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Friday, September 18, 2020

Sweets survive Partition: Be it in Jalandhar or at Gujranwala, they still taste the same

Bura Mal had first started selling Krah Katlam near Jain Temple Chowk of Gujrawala. "Same Krah Kutlam helped my grandfather earn respectfully in Jalandhar," said Kheeva Raman.

Written by Kamaldeep Singh Brar | Amritsar | August 17, 2020 3:56:00 am
Sweets survive Partition, Krah Katlama, Jalandhar, Gujranwala, Chandigarh news, Indian express newsJalandhar Sweets Shop at Gujranwala, Pakistan.

Raman Kheeva was serving Krah Katlama at a five-star hotel in Amritsar. A senior Sikh man had already devoured four plates of the dessert and then asked the catering boy who had prepared the dish. Raman approached him and asked if there was anything wrong. The Sikh man replied that he used to eat Krah Katlama with the same taste, prepared by one Bura Mal at Gujranwala.

“Sade Gujranwala ch milda si ehi swad. Ene salan bad ohi taste aeya (I used to eat Krah Katlama with the same taste in our Gujrawala. I tasted it after so many years),” he said, adding that he had migrated from Gujrawala, now in Pakistan, after Partition. Raman turned emotional when he told the man that Bura Mal was his grandfather.

“My father cried that night after I narrated the incident to him after coming back to Jalandhar,” said Raman, owner of Gujranwala Sweets in Jalandhar city.

“My grandfather moved to Jalandhar after Partition and started selling Krah Katlama and Purian Chole here. We are thankful to God for the success we have in this profession. Our grandfather had struggled before setting up shop in Jalandhar and name it Gujjrawala Sweets,” he added.

Raman’s grandfather was a wedding cook in Gujrawala. He was an expert in cooking Gucchi rice. He had a Muslim friend in the profession, who really liked the Gucchi rice dish.

“My grandfather discussed with him how he would be free during off-season. That made his friend teach him how to make Krah Katlam. In turn, my father taught him how to cook Gucchi rice,” said Raman.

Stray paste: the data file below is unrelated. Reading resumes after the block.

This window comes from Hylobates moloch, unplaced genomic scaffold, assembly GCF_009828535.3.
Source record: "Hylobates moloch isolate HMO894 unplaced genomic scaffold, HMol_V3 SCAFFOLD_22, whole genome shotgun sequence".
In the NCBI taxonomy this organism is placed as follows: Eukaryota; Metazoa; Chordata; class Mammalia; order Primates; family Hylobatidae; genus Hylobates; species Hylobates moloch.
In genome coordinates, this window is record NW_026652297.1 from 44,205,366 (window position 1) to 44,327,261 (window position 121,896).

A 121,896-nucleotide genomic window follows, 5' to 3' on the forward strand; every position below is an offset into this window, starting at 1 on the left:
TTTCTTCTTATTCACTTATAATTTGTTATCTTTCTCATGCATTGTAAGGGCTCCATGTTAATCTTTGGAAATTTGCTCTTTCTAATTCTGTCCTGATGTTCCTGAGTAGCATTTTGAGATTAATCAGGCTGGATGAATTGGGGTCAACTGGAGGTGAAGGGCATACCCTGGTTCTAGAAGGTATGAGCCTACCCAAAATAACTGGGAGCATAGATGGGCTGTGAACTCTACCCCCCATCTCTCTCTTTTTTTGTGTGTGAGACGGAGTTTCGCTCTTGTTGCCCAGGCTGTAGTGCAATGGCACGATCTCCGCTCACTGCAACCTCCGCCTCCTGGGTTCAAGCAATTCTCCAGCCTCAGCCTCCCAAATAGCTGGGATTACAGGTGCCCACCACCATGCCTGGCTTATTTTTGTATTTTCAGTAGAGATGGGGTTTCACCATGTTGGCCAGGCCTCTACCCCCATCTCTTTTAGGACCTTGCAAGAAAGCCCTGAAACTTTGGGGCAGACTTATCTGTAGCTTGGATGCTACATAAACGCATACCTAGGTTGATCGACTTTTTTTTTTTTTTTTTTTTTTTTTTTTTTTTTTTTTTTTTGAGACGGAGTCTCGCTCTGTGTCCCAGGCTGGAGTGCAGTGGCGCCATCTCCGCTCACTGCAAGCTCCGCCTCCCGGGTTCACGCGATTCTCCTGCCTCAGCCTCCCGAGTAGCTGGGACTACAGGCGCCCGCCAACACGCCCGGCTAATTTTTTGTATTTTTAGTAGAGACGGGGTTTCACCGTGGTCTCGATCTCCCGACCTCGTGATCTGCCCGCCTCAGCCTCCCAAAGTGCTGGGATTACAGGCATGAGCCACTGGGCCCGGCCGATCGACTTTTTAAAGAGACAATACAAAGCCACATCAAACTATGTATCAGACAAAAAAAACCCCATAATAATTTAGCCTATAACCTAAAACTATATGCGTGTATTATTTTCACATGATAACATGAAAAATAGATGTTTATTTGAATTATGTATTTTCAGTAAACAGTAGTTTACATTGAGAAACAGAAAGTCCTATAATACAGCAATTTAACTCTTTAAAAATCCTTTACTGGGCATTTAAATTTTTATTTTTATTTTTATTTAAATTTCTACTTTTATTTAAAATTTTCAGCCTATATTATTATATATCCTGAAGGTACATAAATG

Bura Mal had first started selling Krah Katlam near Jain Temple Chowk of Gujrawala. “Same Krah Kutlam helped my grandfather earn respectfully in Jalandhar,” said Raman.

Jalandhar Sweets at Gujranwala

Mohammad Zafar, owner of Jalandhar Sweets, had migrated to Pakistan in 1947 and settled in Gujrawala. He started his business under the same name at Gujrawala.

“Our grandfather had migrated from Jalandhar. He named his shop Jalandhar Sweets after moving to Gujranwala. Now we have three such shops in Gujranwala. There is a Jalandhar Sweets in Lahore also. They are also our distant relatives,” said Salman mehmood, grandson of Mohammad Zafar.

He said, “We never faced any issue with the name of the shops. No one ever objected to it. I want to go to Jalandhar. I will soon after relations between both countries normalise. We used to listen to stories of Partition from our grandmother.”

“Our business and reputation is good by the grace of God. My grandfather had set up his shop in Jalandhar city in 1922. He knew nothing other than confectionery. So he started the same business again in Gujranwala. This name became our heritage,” said Mehmood.

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